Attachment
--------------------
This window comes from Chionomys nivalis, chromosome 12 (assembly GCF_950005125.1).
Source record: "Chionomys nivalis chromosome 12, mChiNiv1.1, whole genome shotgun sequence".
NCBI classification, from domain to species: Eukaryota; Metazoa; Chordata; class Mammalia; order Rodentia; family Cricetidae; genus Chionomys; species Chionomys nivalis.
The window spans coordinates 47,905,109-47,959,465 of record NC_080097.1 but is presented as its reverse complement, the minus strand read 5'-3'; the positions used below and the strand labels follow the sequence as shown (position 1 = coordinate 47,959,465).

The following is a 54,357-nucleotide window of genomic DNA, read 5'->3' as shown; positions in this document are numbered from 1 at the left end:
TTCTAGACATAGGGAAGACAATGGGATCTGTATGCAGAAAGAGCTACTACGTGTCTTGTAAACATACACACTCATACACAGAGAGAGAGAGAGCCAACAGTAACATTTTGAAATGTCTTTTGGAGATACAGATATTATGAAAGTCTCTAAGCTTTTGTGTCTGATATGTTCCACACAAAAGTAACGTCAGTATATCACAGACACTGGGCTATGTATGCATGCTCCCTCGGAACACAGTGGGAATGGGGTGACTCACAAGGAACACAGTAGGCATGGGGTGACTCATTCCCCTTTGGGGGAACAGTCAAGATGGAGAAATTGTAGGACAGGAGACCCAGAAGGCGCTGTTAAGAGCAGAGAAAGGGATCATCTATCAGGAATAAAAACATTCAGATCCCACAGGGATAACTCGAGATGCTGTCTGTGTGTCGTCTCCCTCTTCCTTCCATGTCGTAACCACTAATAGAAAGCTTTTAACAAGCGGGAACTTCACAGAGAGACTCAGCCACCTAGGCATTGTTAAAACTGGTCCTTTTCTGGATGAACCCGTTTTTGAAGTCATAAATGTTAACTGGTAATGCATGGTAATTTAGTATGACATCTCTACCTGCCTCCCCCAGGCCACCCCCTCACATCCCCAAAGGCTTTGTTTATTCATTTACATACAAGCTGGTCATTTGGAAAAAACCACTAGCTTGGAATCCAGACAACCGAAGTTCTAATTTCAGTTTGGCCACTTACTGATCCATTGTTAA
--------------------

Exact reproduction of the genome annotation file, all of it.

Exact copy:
This window comes from Chionomys nivalis, chromosome 12 (assembly GCF_950005125.1).
Source record: "Chionomys nivalis chromosome 12, mChiNiv1.1, whole genome shotgun sequence".
NCBI classification, from domain to species: Eukaryota; Metazoa; Chordata; class Mammalia; order Rodentia; family Cricetidae; genus Chionomys; species Chionomys nivalis.
The window spans coordinates 47,905,109-47,959,465 of record NC_080097.1 but is presented as its reverse complement, the minus strand read 5'-3'; the positions used below and the strand labels follow the sequence as shown (position 1 = coordinate 47,959,465).

The following is a 54,357-nucleotide window of genomic DNA, read 5'->3' as shown; positions in this document are numbered from 1 at the left end:
TTCTAGACATAGGGAAGACAATGGGATCTGTATGCAGAAAGAGCTACTACGTGTCTTGTAAACATACACACTCATACACAGAGAGAGAGAGAGCCAACAGTAACATTTTGAAATGTCTTTTGGAGATACAGATATTATGAAAGTCTCTAAGCTTTTGTGTCTGATATGTTCCACACAAAAGTAACGTCAGTATATCACAGACACTGGGCTATGTATGCATGCTCCCTCGGAACACAGTGGGAATGGGGTGACTCACAAGGAACACAGTAGGCATGGGGTGACTCATTCCCCTTTGGGGGAACAGTCAAGATGGAGAAATTGTAGGACAGGAGACCCAGAAGGCGCTGTTAAGAGCAGAGAAAGGGATCATCTATCAGGAATAAAAACATTCAGATCCCACAGGGATAACTCGAGATGCTGTCTGTGTGTCGTCTCCCTCTTCCTTCCATGTCGTAACCACTAATAGAAAGCTTTTAACAAGCGGGAACTTCACAGAGAGACTCAGCCACCTAGGCATTGTTAAAACTGGTCCTTTTCTGGATGAACCCGTTTTTGAAGTCATAAATGTTAACTGGTAATGCATGGTAATTTAGTATGACATCTCTACCTGCCTCCCCCAGGCCACCCCCTCACATCCCCAAAGGCTTTGTTTATTCATTTACATACAAGCTGGTCATTTGGAAAAAACCACTAGCTTGGAATCCAGACAACCGAAGTTCTAATTTCAGTTTGGCCACTTACTGATCCATTGTTAA